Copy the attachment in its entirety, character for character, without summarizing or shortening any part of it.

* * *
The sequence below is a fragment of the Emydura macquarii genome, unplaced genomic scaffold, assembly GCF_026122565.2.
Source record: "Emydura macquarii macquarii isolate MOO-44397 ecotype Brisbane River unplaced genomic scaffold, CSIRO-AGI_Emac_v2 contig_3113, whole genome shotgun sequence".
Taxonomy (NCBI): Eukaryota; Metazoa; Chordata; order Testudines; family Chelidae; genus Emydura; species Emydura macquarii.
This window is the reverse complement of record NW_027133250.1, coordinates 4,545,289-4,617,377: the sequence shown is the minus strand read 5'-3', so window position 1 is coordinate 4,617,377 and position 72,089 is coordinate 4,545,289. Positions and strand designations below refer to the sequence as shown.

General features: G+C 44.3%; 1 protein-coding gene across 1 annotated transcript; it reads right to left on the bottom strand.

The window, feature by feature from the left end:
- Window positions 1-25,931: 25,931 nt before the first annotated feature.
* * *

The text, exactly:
The sequence below is a fragment of the Emydura macquarii genome, unplaced genomic scaffold, assembly GCF_026122565.2.
Source record: "Emydura macquarii macquarii isolate MOO-44397 ecotype Brisbane River unplaced genomic scaffold, CSIRO-AGI_Emac_v2 contig_3113, whole genome shotgun sequence".
Taxonomy (NCBI): Eukaryota; Metazoa; Chordata; order Testudines; family Chelidae; genus Emydura; species Emydura macquarii.
This window is the reverse complement of record NW_027133250.1, coordinates 4,545,289-4,617,377: the sequence shown is the minus strand read 5'-3', so window position 1 is coordinate 4,617,377 and position 72,089 is coordinate 4,545,289. Positions and strand designations below refer to the sequence as shown.

General features: G+C 44.3%; 1 protein-coding gene across 1 annotated transcript; it reads right to left on the bottom strand.

The window, feature by feature from the left end:
- Window positions 1-25,931: 25,931 nt before the first annotated feature.